A popular adage that still holds water over the centuries is, “Prevention is better than cure”. Over the years successive governments have implemented policies and even created ministries to help curb various social problems that occurs as a result of the deeds and misdeeds of the citizenry, in areas such as Sanitation, domestic abuse, crime rates, drug abuse, health related problems, illegal mining (Galamsay), teenage pregnancies, early marriages, conflict etc. Most policies instituted to control these social uncertainties are heavily financed only when the menace has emerged and is nearly out of control. Why wait for what can be prevented to reach a stage that will require double or more cost.

The court of public opinion adds salt to the injury by stereotyping every government organization as ineffective and corrupt without any knowledge of what transpires in these organisations. Our citizenry has adopted the culture of the sadist, looking out for faults to blame and not to praise when all is well.

We are quick to point out faults and call names without offering any specific solutions to undo the wrong done or do the right. Only vague suggestions flood both our main stream and social media platforms, with citizens reading meanings into every national issue with their eyes bled with partisan political colours; the more reason the commission should be well funded to educate.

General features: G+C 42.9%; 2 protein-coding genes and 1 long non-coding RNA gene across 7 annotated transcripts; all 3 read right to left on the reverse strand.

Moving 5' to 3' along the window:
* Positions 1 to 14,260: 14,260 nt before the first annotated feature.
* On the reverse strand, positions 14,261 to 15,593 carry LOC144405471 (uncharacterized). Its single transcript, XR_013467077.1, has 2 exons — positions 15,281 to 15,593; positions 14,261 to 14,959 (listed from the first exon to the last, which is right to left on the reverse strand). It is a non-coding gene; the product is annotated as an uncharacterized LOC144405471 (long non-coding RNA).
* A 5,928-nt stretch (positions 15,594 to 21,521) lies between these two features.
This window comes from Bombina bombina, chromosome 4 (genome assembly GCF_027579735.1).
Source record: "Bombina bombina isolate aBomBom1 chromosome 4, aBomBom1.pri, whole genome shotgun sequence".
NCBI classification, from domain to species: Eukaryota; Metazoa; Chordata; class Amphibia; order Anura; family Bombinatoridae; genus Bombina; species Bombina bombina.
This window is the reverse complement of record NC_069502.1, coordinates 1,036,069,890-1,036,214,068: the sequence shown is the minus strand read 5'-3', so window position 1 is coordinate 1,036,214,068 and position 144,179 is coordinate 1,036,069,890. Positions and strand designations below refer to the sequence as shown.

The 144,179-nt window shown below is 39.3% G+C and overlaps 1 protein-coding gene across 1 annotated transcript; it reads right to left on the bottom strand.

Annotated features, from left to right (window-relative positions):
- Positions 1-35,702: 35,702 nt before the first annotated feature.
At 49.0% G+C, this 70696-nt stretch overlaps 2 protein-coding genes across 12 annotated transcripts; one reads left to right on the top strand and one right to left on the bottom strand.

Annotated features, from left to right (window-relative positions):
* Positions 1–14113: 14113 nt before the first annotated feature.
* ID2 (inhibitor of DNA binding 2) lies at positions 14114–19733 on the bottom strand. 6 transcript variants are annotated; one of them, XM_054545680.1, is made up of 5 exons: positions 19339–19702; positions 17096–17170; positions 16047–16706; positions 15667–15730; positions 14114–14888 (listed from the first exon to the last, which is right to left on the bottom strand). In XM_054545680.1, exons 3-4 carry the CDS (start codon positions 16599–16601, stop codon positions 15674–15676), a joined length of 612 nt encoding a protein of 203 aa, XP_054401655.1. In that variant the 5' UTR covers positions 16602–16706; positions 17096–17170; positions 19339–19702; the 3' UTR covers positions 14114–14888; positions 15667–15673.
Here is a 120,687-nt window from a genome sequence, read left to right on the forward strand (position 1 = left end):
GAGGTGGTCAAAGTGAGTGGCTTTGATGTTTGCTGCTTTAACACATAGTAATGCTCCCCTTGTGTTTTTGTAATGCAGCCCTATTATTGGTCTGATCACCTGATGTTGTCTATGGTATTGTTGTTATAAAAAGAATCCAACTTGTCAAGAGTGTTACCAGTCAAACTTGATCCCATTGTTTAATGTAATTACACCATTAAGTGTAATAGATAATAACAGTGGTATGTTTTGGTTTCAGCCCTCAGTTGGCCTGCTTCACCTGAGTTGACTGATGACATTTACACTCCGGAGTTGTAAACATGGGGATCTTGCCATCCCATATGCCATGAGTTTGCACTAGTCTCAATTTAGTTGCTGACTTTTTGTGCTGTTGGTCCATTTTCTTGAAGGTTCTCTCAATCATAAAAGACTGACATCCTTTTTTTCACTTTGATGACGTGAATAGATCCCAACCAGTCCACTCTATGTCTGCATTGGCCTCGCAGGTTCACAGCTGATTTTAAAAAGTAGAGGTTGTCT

“The Ghanaian Attitude” is what most people refer to as the source of our woes as a country. What else but civic education can change the mindset of Ghanaians toward each other, self, leadership, governance, politics, responsibilities, ethnicity, religion and gender?

Over the years various institutions, individuals and bodies who have a sense of the importance of the NCCE have supported its projects and collaborated with them in achieving the vision of being an effective independence government institution delivering civic education to all Ghanaians and working towards sustaining Ghana’s Democracy.

The government has not entirely abandoned the institution but much support needs to be channeled to the commission for proper performance and accountability. Civic education will not just save the present Ghana but also the Ghana yet to be experienced by the next generations.